I love to travel. I love a good road trip. There’s something about being able to go visit places (and also learn something), meet up with friends (and make new friends) and eat all the junk/road trip snacks you can handle.
Right now I am in Memphis, Tennessee. I think this is a very appropriate time to be here given that the National Civil Rights Museum is hosting MLK 50, a commemoration of the fiftieth anniversary of the Civil Rights leader’s death.
I’ve been participating in various events that align with the activities of MLK 50. Today, there was the Southern Regional Composition Conference. As a first time attendee, I was quite impressed that the conference was free, and I was able to network and make connections with some folks who also teach in a two-year college setting like me. The theme of the conference is Rights and Responsibilities.
Last night I saw Teju Cole, a photography critic for The New York Times speak at the Brooks Museum on “Seeing Civil Rights” and the photography surrounding the Civil Rights movement. If you didn’t know, Cole is also an author, photographer, and art historian. It was simply amazing to see some of the work he presented and hear him speak.
Today, as part of the SRCC, Daniel J. Watts, Broadway performer, spoken word poet, instructor, actor, and activist spoke and performed (he did some amazing tap dancing) for us over lunch. He spoke with such passion and zeal, and he is just an amazing human being. We were able to speak with him for a few minutes, and he graciously posed for some pictures too.
As we ended the conference on the beautiful campus of the University of Memphis, Jacqueline Jones Royster, author (some of her work is published by SIU Press!), and dean of Ivan Allen College of Liberal Arts at Georgia Tech University, gave the keynote address on “Writing in a Time of Violence.”
The past few days have been good to me. It has been fun to travel, it has been an honor to be in the same room with so many wonderful scholars, but I have also learned so much. My heart and mind are so full.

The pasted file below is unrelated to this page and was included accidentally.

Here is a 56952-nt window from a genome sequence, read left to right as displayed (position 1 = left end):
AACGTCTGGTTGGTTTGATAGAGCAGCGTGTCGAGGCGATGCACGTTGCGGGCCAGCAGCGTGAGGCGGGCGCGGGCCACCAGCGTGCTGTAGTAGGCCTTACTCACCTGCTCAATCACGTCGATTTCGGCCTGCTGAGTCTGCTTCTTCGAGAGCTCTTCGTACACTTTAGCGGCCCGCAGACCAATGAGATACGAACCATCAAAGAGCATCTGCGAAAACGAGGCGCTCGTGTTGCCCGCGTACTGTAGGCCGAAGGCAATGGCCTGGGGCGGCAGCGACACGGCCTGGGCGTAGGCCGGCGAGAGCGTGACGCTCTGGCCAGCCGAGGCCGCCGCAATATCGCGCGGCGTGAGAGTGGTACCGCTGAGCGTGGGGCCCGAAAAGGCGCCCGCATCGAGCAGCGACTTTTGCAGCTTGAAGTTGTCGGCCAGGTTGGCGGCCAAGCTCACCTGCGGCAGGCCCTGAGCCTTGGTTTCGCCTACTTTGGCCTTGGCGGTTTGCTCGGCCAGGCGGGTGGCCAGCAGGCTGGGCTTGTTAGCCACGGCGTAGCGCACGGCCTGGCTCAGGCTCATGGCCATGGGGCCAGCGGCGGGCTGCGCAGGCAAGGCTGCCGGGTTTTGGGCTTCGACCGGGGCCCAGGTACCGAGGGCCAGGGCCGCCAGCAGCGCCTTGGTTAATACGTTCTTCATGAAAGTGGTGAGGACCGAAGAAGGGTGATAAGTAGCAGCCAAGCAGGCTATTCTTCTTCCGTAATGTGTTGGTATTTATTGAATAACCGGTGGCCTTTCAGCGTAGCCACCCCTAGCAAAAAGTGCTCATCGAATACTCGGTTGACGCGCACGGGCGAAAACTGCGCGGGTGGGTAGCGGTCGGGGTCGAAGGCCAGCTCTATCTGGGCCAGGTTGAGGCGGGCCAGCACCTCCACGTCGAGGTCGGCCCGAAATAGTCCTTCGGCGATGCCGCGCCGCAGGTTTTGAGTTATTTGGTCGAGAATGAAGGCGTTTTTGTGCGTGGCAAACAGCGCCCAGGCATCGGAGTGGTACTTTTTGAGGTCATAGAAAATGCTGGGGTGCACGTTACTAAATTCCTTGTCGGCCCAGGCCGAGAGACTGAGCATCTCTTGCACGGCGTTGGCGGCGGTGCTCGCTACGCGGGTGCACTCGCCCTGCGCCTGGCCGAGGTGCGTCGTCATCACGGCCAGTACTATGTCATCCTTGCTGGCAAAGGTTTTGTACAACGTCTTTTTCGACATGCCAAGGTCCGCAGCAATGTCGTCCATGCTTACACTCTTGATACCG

So, how does travel work when Sam and Memphis (and our children) are home, and they don’t come?
Yep. I said it.
Sam has been busy working on the 50th anniversary of the Vietnam War Commemoration at the VA. Today, a celebration took place (he baked some cakes for the event), honoring those who have served in the Vietnam era. A special day, a day of welcoming home and giving thanks to these men and women who served our country during this time.
It might seem odd for a caregiver to take off on a trip and leave behind some important people, but rest assured, they are well. They’ve been busy, and we all miss one another, but this also shows the independence that all of them share in their own ways.
Sam has been helping take care of my car (we switched vehicles for this trip), and I am SO appreciative of the oil change, new tires, and wash…but I’d rather not drive his truck through a busy city and park it in a five-story parking garage with small, tight spaces.
Overall, the trip has been a success. Tomorrow I get to see the National Civil Rights Museum at the Lorraine Hotel. If you haven’t read much about the timeline of events leading up to MLK’s death, I encourage you to revisit some history and understand the sanitation workers death, the strike, why Dr. King marched in Memphis, and his sermon (which would be his final), “I’ve Been to the Mountaintop.”
Travel gives you some amazing opportunities. I’m so thankful for this conference, the people who I’ve been able to spend time and connect with, and my incredibly supportive family.